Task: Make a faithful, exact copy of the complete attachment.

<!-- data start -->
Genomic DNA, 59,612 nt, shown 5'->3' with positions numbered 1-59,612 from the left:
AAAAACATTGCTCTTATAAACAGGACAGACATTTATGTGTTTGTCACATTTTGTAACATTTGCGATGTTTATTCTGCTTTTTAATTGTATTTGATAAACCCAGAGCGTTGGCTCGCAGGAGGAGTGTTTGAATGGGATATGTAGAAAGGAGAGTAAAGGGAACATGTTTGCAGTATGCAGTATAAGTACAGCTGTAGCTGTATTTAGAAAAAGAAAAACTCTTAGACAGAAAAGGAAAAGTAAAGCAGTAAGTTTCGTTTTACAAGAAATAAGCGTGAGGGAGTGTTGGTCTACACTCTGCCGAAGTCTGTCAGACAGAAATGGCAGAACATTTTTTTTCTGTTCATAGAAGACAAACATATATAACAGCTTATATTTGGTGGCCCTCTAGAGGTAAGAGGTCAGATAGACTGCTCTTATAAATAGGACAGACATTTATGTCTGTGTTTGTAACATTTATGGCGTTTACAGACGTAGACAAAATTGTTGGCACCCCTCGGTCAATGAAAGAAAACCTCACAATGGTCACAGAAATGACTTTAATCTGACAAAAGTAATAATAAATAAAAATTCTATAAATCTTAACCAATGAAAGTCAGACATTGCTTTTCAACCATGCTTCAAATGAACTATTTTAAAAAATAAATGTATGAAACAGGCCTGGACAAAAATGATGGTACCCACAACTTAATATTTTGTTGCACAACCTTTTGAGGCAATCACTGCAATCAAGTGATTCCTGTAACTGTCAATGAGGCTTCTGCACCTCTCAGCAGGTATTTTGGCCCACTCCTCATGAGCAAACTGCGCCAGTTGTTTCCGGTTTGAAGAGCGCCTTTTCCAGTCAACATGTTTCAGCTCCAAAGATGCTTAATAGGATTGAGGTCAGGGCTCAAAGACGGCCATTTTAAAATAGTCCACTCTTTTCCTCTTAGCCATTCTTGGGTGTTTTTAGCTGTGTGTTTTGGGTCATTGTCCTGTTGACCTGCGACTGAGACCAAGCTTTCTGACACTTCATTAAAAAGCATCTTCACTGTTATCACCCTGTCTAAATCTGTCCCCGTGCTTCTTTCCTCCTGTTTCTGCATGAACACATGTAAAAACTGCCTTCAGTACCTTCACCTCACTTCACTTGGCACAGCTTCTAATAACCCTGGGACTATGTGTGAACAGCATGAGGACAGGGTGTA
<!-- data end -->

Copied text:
Genomic DNA, 59,612 nt, shown 5'->3' with positions numbered 1-59,612 from the left:
AAAAACATTGCTCTTATAAACAGGACAGACATTTATGTGTTTGTCACATTTTGTAACATTTGCGATGTTTATTCTGCTTTTTAATTGTATTTGATAAACCCAGAGCGTTGGCTCGCAGGAGGAGTGTTTGAATGGGATATGTAGAAAGGAGAGTAAAGGGAACATGTTTGCAGTATGCAGTATAAGTACAGCTGTAGCTGTATTTAGAAAAAGAAAAACTCTTAGACAGAAAAGGAAAAGTAAAGCAGTAAGTTTCGTTTTACAAGAAATAAGCGTGAGGGAGTGTTGGTCTACACTCTGCCGAAGTCTGTCAGACAGAAATGGCAGAACATTTTTTTTCTGTTCATAGAAGACAAACATATATAACAGCTTATATTTGGTGGCCCTCTAGAGGTAAGAGGTCAGATAGACTGCTCTTATAAATAGGACAGACATTTATGTCTGTGTTTGTAACATTTATGGCGTTTACAGACGTAGACAAAATTGTTGGCACCCCTCGGTCAATGAAAGAAAACCTCACAATGGTCACAGAAATGACTTTAATCTGACAAAAGTAATAATAAATAAAAATTCTATAAATCTTAACCAATGAAAGTCAGACATTGCTTTTCAACCATGCTTCAAATGAACTATTTTAAAAAATAAATGTATGAAACAGGCCTGGACAAAAATGATGGTACCCACAACTTAATATTTTGTTGCACAACCTTTTGAGGCAATCACTGCAATCAAGTGATTCCTGTAACTGTCAATGAGGCTTCTGCACCTCTCAGCAGGTATTTTGGCCCACTCCTCATGAGCAAACTGCGCCAGTTGTTTCCGGTTTGAAGAGCGCCTTTTCCAGTCAACATGTTTCAGCTCCAAAGATGCTTAATAGGATTGAGGTCAGGGCTCAAAGACGGCCATTTTAAAATAGTCCACTCTTTTCCTCTTAGCCATTCTTGGGTGTTTTTAGCTGTGTGTTTTGGGTCATTGTCCTGTTGACCTGCGACTGAGACCAAGCTTTCTGACACTTCATTAAAAAGCATCTTCACTGTTATCACCCTGTCTAAATCTGTCCCCGTGCTTCTTTCCTCCTGTTTCTGCATGAACACATGTAAAAACTGCCTTCAGTACCTTCACCTCACTTCACTTGGCACAGCTTCTAATAACCCTGGGACTATGTGTGAACAGCATGAGGACAGGGTGTA